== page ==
The Scriptures Speak of Christ

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June 21, 2012

(Layton Talbert)

Is the Old Testament at all authoritative for the New Testament era? Should the New Testament believer even attach much value to the Old Testament? And if so, in what ways and areas is the Old Testament (OT) to be applied as either authoritative or valuable for the New Testament (NT) Christian?

Beginning with the Jerusalem Council some twenty years after the inception of the Church, history has witnessed an unending struggle with the relativity of the OT to the NT believer. It is instructive to note that, in the Church’s first major confrontation with this issue, the Jerusalem Council resolved that the OT is authoritative for the NT non-Jewish believer in its moral and ethical principles, but not in its ritualistic precepts. (Acts.15:1-29) Nevertheless, Christians who have wrestled with the problem through the years have come to a variety of conclusions.

Unfortunately, a common view tends to be one of disparagement, or at least neglect, of the OT. Many Christians treat the OT as little more than a prophetic handbook fulfilled by Christ with a devotional appendix (Psalms and Proverbs), and they do not utilize it to its full, God-intended potential. Old Testament scholar Walter Kaiser pointedly observes that it is difficult to think of very many areas of Christian theology that are not affected in a major way, either by the inclusion or the deliberate omission of the OT data from its systematization. Moreover, when it is recalled that over three fourths of the total Bible is found in the OT, it is enough to give one pause before cavalierly bypassing the most extensive record of God’s revelation to mankind.

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Honoring Him and Hearing His Voice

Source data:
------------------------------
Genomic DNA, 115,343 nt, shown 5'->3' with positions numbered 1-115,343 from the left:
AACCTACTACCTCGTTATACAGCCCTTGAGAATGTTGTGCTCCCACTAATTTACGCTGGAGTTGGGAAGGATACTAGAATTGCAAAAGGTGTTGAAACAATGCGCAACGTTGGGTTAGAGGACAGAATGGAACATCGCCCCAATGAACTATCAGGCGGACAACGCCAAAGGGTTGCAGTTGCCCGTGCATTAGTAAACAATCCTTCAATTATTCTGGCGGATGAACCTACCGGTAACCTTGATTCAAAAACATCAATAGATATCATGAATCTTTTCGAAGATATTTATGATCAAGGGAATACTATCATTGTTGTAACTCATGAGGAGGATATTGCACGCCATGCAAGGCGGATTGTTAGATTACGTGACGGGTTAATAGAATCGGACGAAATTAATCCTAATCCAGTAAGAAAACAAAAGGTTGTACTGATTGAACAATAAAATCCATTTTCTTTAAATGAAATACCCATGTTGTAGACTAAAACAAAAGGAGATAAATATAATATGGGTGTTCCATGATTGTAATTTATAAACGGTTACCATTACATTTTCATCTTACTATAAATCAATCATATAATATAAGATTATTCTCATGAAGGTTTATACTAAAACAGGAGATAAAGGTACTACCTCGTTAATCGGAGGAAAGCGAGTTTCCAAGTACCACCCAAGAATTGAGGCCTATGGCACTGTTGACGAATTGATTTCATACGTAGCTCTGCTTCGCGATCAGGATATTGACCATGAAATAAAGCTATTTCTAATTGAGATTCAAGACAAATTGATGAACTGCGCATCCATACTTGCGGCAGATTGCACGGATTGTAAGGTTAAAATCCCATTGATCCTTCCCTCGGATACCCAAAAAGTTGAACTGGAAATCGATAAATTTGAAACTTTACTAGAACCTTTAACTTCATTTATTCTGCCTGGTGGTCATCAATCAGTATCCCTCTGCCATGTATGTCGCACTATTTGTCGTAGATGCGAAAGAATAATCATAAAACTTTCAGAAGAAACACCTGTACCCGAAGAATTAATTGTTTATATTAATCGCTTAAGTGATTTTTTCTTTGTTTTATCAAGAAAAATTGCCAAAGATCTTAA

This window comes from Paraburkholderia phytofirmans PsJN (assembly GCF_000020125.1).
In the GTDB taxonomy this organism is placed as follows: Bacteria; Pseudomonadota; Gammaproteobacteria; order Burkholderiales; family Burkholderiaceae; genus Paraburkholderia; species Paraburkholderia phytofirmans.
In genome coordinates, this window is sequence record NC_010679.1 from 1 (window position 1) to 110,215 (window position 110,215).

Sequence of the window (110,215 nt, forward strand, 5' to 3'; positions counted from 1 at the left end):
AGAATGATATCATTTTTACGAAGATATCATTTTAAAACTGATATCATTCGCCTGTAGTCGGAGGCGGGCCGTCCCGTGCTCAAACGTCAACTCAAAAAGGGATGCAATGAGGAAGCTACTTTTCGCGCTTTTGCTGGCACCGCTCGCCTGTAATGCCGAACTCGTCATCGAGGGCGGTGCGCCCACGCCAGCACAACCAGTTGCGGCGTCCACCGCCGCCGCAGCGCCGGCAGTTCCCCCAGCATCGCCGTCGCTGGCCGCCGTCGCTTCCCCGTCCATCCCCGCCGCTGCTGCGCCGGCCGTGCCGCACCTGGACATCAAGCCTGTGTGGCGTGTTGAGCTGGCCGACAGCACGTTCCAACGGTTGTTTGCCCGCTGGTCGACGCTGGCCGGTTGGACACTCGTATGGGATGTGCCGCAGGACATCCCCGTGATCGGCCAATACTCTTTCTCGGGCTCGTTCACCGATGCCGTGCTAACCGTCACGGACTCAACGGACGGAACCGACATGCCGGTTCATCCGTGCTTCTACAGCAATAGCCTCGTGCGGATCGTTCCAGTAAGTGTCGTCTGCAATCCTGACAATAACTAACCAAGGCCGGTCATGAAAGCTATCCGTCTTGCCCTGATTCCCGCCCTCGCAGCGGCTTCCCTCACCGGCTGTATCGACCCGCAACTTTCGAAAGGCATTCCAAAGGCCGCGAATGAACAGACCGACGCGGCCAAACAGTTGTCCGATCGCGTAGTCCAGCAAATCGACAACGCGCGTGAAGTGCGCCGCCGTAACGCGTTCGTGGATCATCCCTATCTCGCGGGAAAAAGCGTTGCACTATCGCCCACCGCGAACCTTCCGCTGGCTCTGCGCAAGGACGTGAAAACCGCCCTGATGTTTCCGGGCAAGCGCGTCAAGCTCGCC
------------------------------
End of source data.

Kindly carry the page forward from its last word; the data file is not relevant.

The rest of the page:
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Meeting The Lord In The Air

(Jn.5:17-29, Tit.2:13, 1Thess.4:14-17)

As Christ was rebutting the allegation of the political and religious leaders of His days, He said to them in v.17 of Jn.5, “My Father is working until now, and I am working too.” They attempted to kill Him for these very words because He said, “God is my Father”, thus making Himself equal with God. (v.18)

The Son of God is a carbon copy of God, the Father, even so are we in the spirit, and the Son cannot do any thing of Himself. What He hears, He says, and what He sees, He does. (v.19)

There is a relationship between the Father and His Son Jesus Christ even so we are with Christ. At the core of this relationship is the LOVE of His Father for the Son, and vise versa. God will show Christ greater things than these, and it will blow their minds. (v.20) Even so the world in which we live in today will have its mind totally blown by what Christ will do through a saint that is 100% devoted to His Father.

If Christ had such a living and vibrant relationship with His Father, how should the saints relationship with Him be? How deep should our relationship be with Jesus Christ? Are we motivated by the love of Christ? Can we reciprocate this love for Him? Can we separate ourselves in body, soul and spirit unto Him? This will be the answer for the dilemma that the Christians face in today’s world. Is Christ sufficient, and can we be sold out to Him, and trust that He will defend us, and our families? You have to answer this question for yourself individually.